Pakistani, Afghan youth jointly celebrate each other's independence day
PESHAWAR -- Independence Day celebrations for Pakistan and Afghanistan this year -- August 14 and 19, respectively -- were marked by joint celebrations and displays of brotherly love.
Scenes at the Torkham border crossing were festive for both events as security forces from both sides of the border exchanged greetings, flowers and sweets.
On the directives of their commanders, Pakistani border guards congratulated their counterparts on August 19, while Afghan children wearing traditional dresses and carrying Afghan flags sang and danced to national songs.
Similar festivities were observed at the border on August 14, when Afghan security officials gifted flowers and dry fruits to their Pakistani counterparts.
In Peshawar, Pakistani youth joined Afghans celebrating in the streets on August 19, chanting slogans of "Long live Pakistan; long live Afghanistan".
Just days before, Afghan youth hoisted Afghan and Pakistani flags and danced to Pashtu songs as Pakistan celebrated its Independence Day on August 14.
Bridging the gap between neighbours
Residents on both sides of the border are optimistic that such displays of goodwill will bridge the gap between the two nations and bring them closer together.
"Both Pakistanis and Afghans are closely bonded historically and religiously, and both nations are feeling the pain of the other," Hikmat Safi, spokesperson for Afghan Chief Executive Abdullah Abdullah, told Pakistan Forward.
"Such celebrations are welcome, but it would have been a more joyous occasion if the recent incidents in Ghazni and Kabul had not occurred," he said, referring to the Taliban's days-long rampage in in Ghazni Province, Afghanistan, and to a deadly "Islamic State of Iraq and Syria" (ISIS) attack on an education centre in Kabul where students were studying for college entrance exams.
While some tensions exist between Kabul and Islamabad on the political level, he said, the joint celebrations by Afghans and Pakistanis in Peshawar showed that politics cannot affect the true bonds of Pashtuns.
"Our history and sacrifices won't allow us to remain apart," he said. "We are of one blood and love each other."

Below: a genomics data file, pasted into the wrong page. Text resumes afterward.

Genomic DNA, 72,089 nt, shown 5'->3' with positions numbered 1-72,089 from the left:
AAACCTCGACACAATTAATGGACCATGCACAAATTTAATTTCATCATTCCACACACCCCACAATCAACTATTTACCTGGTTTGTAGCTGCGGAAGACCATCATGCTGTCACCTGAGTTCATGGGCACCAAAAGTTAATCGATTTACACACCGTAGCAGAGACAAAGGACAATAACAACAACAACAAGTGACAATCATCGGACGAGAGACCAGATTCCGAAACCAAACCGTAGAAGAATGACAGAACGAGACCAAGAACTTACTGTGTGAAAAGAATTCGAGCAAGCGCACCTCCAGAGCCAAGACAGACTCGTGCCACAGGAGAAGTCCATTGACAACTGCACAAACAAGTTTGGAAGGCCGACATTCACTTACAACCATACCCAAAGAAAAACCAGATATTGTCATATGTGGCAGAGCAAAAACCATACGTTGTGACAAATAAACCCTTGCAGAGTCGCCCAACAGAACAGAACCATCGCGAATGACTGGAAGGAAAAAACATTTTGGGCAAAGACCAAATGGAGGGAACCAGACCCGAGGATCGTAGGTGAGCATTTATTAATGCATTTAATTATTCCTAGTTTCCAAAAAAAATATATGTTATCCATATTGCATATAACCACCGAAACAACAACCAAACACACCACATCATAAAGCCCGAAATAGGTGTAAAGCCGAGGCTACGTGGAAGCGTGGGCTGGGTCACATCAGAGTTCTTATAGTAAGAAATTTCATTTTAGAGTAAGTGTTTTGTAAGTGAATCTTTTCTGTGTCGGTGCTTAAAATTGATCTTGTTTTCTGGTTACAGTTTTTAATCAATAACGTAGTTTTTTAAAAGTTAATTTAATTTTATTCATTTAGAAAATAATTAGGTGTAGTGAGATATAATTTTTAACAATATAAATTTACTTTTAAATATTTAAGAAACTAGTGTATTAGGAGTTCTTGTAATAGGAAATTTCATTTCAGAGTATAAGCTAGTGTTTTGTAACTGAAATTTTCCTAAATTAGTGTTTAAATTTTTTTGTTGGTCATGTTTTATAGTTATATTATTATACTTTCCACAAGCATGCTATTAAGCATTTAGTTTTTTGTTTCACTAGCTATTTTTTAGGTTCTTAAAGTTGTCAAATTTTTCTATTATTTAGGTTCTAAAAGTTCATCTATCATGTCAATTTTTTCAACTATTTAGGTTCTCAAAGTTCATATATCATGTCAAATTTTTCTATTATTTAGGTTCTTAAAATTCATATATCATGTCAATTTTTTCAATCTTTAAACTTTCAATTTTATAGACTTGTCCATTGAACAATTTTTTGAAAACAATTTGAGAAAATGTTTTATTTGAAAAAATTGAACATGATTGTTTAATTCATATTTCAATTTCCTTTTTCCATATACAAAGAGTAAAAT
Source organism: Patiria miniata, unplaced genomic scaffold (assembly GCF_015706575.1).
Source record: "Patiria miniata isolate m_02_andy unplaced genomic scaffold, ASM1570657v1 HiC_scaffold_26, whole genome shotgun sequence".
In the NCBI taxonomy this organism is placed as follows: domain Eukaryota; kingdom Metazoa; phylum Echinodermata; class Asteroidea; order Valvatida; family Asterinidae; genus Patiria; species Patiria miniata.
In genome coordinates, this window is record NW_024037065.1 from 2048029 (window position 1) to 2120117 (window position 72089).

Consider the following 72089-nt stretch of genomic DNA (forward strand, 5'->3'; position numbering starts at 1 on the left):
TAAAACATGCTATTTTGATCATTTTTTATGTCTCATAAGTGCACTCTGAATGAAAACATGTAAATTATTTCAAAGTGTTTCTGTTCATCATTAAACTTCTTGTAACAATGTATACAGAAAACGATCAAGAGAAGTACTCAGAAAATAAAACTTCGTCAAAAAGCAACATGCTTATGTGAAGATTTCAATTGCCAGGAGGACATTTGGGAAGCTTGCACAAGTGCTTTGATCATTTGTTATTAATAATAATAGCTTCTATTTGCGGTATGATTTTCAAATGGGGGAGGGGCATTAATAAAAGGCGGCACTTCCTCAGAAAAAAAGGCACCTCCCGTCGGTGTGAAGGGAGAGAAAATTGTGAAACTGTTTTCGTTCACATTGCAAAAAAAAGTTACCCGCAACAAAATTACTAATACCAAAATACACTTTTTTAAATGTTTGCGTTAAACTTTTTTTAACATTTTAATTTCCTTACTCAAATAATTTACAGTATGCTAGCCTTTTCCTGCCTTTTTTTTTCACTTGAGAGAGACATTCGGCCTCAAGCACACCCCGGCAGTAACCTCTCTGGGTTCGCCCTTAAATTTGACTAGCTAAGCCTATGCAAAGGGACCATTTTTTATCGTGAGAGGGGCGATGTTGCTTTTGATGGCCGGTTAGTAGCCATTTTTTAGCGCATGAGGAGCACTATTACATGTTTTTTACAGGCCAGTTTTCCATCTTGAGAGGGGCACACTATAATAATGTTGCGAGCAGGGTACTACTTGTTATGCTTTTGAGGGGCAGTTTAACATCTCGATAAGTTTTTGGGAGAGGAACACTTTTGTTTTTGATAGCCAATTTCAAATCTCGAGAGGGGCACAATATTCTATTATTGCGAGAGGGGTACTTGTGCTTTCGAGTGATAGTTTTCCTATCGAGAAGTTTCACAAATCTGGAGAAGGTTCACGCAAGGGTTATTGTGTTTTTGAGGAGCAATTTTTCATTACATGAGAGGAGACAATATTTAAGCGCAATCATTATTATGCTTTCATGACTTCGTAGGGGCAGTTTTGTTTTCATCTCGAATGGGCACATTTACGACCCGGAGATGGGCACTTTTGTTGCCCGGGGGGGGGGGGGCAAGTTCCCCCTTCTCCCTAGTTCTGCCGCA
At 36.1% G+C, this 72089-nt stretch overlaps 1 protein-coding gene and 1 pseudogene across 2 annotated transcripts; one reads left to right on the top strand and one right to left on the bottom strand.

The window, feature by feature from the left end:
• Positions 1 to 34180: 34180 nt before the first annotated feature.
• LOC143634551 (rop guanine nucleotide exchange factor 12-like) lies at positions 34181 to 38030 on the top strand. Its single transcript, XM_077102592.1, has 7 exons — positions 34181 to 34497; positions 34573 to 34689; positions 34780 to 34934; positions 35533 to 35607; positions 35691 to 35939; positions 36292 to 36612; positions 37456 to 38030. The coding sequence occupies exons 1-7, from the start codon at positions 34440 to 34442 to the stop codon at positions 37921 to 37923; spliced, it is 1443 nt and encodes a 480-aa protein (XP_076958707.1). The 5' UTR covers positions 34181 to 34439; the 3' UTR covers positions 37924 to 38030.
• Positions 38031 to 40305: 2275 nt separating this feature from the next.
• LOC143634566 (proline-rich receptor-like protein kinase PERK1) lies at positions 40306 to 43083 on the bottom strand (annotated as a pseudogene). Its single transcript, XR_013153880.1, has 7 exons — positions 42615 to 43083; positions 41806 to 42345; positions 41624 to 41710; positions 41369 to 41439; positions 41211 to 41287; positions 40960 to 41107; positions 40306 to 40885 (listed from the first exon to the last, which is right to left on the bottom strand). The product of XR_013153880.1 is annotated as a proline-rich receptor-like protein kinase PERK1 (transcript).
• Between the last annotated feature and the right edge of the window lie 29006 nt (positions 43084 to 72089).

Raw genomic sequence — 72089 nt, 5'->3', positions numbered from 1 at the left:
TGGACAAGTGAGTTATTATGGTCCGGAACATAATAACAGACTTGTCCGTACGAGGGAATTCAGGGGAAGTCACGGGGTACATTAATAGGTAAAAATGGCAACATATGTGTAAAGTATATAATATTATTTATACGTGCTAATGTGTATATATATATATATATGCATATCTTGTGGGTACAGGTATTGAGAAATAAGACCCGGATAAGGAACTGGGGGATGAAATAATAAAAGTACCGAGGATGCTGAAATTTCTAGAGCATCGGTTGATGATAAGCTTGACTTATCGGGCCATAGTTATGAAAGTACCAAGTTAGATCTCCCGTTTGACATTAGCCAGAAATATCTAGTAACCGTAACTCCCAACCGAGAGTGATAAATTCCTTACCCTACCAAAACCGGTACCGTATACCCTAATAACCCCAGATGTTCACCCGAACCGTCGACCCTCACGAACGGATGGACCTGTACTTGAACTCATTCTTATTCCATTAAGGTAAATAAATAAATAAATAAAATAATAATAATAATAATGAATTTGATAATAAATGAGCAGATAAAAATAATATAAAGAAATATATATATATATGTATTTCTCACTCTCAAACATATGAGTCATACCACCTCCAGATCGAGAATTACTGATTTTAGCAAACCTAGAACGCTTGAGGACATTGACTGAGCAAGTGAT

Afghan-born businessman Haji Pervaiz, the owner of a superstore in Peshawar, pointed to Pakistani and Afghan flags flying on the Bab-e-Peshawar Bridge, famously known as the "selfie bridge".
"I am so happy to see both Afghans and Pakistanis celebrating together," he told Pakistan Forward.
"Apart from political verbal brawls at the government level, the residents of both countries are closely bonded and have great respect and love for each other," he said.
"Look at ... how happy we are -- both Afghans and Pakistanis," Waheedullah, an Afghan-born taxi driver working in Peshawar, told Pakistan Forward. "We request our governments resolve their petty issues and help build the two nations."
A step in the right direction
The joint celebrations and exchange of gifts on the border between the two nations will have a positive impact on relations, said Prof. Ijaz Ahmed, a Peshawar-based scholar of Pakistan-Afghanistan issues.
"It is a small positive act, but more needs to be done to remove differences and bridge gaps," he told Pakistan Forward. "The masses are the true game changers in this situation."
Contact between the Afghan and Pakistani peoples and border guards and the exchange of well wishes is good, but both governments ought to focus on the restoration of peace in the region, which can be achieved only together, said Peshawar-based senior security analyst Brig. (ret.) Mehmood Shah.
"For future better ties, these gestures could act as launching pads, but bigger measures are needed to have a long lasting impact on Pakistan-Afghanistan ties and to defuse the constant tension," he told Pakistan Forward.